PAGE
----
We propose the following model to explain how the appropriate number of oligodendrocytes is generated in specific regions of the spinal cord during development. Initially, oligodendrocyte precursors arise in specific regions of the ventricular zone of the spinal cord (Noll and Miller, 1993; Pringle and Richardson, 1993; Cameron-Currey and LeDouarin, 1995; Ono et al., 1995). The progeny of these cells subsequently migrate laterally to populate the developing white matter (Noll and Miller, 1993; Cameron-Currey and LeDouarin, 1995; Ono et al., 1995). In rat, this migration is most likely accomplished by A2B5+ immature precursors (Warrington et al., 1993). Once precursors reach developing white matter, they continue to proliferate and mature (Fujita, 1965; Gilmore, 1971). At this stage, the local density of precursors increases through proliferation until, depending on the size and number of available axons, a critical density is reached. As a consequence of this elevated density, further expansion of the precursor population is inhibited by a density-dependent feedback inhibition of precursor expansion. Oligodendrocyte precursors subsequently differentiate and myelinate axons in their vicinity.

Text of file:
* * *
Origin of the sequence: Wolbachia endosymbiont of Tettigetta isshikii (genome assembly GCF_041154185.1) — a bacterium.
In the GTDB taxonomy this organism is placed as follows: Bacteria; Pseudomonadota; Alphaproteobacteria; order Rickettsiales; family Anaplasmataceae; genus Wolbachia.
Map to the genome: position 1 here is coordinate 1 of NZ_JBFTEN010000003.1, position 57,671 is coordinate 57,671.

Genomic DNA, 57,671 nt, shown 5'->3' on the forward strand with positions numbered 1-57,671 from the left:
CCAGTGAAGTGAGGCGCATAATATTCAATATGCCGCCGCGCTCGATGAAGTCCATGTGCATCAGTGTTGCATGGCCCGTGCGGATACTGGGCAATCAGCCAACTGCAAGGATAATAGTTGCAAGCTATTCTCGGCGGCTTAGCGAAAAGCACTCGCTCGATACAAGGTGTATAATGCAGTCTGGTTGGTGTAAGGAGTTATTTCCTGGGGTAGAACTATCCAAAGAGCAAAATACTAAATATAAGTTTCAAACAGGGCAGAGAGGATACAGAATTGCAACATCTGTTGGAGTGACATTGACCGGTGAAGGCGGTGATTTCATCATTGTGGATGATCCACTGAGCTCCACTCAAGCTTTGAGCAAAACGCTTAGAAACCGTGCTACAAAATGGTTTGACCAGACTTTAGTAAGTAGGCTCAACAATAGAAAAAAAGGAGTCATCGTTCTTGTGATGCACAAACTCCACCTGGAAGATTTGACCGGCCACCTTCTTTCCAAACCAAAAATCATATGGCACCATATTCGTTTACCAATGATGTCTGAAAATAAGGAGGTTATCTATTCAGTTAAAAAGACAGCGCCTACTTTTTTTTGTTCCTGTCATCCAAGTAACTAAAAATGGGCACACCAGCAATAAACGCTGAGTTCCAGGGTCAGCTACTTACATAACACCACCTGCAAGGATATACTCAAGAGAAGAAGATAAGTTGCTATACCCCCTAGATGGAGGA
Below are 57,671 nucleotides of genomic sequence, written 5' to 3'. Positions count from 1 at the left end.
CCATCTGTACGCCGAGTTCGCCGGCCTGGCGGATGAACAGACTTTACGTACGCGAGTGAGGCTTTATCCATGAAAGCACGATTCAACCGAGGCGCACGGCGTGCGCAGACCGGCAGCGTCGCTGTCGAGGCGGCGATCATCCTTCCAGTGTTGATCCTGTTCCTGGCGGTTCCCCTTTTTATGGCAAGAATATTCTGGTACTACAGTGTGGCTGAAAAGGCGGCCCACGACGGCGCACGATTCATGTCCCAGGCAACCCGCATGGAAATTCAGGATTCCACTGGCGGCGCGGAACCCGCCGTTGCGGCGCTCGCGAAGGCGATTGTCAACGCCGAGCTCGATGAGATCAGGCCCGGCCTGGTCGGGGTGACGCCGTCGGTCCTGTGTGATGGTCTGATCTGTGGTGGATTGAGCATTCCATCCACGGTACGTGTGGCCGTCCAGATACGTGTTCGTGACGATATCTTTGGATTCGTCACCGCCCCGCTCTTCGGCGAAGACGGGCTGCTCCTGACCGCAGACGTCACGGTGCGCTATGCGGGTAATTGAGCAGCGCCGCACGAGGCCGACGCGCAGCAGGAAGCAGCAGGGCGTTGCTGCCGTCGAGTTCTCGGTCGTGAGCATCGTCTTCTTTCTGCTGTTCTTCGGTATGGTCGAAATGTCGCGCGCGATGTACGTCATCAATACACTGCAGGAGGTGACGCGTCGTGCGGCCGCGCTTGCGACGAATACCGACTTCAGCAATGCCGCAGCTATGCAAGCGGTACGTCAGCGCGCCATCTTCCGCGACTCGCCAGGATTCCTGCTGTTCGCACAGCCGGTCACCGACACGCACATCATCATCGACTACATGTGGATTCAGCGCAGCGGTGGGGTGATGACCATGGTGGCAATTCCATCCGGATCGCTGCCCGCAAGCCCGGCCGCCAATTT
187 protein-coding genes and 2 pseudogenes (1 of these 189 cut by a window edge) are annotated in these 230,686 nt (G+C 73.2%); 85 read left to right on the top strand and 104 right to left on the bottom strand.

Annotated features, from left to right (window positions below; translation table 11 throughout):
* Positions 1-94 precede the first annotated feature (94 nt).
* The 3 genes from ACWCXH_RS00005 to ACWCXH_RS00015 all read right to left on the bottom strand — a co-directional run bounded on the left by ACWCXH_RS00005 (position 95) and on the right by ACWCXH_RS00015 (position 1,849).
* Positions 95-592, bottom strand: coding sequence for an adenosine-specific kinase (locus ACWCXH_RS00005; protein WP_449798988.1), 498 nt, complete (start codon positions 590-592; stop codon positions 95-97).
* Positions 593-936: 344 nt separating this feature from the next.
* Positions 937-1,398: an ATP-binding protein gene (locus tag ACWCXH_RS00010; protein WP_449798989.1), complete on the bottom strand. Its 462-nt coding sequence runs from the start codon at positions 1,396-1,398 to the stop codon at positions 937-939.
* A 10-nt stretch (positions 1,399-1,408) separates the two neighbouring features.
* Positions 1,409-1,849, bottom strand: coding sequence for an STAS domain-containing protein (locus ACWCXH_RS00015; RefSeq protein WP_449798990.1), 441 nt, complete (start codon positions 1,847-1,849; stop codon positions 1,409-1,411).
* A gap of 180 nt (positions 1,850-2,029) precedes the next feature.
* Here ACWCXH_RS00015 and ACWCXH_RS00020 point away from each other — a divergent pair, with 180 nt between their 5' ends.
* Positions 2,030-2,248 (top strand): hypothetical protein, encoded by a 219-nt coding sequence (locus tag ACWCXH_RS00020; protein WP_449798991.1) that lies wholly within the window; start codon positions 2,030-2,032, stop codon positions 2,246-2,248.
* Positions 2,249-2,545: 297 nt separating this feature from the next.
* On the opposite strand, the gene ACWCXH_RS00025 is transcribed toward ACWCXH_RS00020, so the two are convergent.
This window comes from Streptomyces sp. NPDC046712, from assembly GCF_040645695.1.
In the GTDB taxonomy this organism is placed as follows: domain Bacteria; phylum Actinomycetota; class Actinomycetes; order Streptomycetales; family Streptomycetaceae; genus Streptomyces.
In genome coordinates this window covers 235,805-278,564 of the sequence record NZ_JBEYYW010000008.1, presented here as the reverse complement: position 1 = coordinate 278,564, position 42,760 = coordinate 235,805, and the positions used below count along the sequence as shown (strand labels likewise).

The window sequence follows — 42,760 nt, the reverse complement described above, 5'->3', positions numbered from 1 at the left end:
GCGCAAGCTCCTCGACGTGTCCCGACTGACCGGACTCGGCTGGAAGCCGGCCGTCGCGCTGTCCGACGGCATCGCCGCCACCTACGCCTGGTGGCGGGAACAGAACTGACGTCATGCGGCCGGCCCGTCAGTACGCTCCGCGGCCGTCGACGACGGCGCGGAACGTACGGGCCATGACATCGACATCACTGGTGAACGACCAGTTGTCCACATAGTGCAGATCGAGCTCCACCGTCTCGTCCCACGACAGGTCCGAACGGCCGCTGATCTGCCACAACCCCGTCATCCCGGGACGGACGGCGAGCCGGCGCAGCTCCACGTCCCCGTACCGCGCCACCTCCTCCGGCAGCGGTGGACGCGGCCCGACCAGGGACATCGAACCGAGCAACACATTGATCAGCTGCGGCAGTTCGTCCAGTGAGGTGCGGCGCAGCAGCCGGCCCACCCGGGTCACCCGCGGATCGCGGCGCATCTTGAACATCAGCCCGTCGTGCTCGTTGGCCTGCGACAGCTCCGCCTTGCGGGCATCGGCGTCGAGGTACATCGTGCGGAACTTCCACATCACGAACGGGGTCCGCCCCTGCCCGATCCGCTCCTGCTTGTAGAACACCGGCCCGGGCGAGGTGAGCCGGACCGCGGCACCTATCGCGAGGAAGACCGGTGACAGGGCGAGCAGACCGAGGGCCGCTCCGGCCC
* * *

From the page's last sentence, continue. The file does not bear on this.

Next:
This model is generally compatible with studies on oligodendrocyte development in clonal cultures of rat optic nerve cells (Barres and Raff, 1994). In this case, the number of oligodendrocytes that develop in the optic nerve is directly dependent on the number of precursor cells that migrate into the nerve. The cells are proposed to undergo a defined number of divisions stimulated by axonal activity (Barres and Raff, 1993) before differentiating in accordance with a cell intrinsic clock (Temple and Raff, 1986; Raff et al., 1988). The final number of oligodendrocytes is then established through competition for limiting supplies of a number of survival factors (Barres et al., 1992; Barres and Raff, 1994).
Unlike spinal cord, optic nerve does not contain an intrinsic source of oligodendrocyte progenitors. Rather, these cells migrate into the nerve from the brain (Small et al., 1987; ffrench-Constant et al., 1988). If a relatively small number of precursors with limited proliferative capacity initially populate the nerve, they may not retain sufficient proliferative capacity to achieve the density required to evoke the density-dependent feedback inhibition of proliferation on a large scale. Thus, the final number of cells would be more directly correlated with the initial number of founder cells. In spinal cord, where the general cell number may be established by density-dependent inhibition, the final number of oligodendrocytes in any specific region may be determined through competition for local survival factors as in optic nerve (Barres and Raff, 1994). It seems likely that additional influences from surrounding axons and other cellular components of developing white matter also contribute to establishing the final density of differentiated oligodendrocytes in vivo.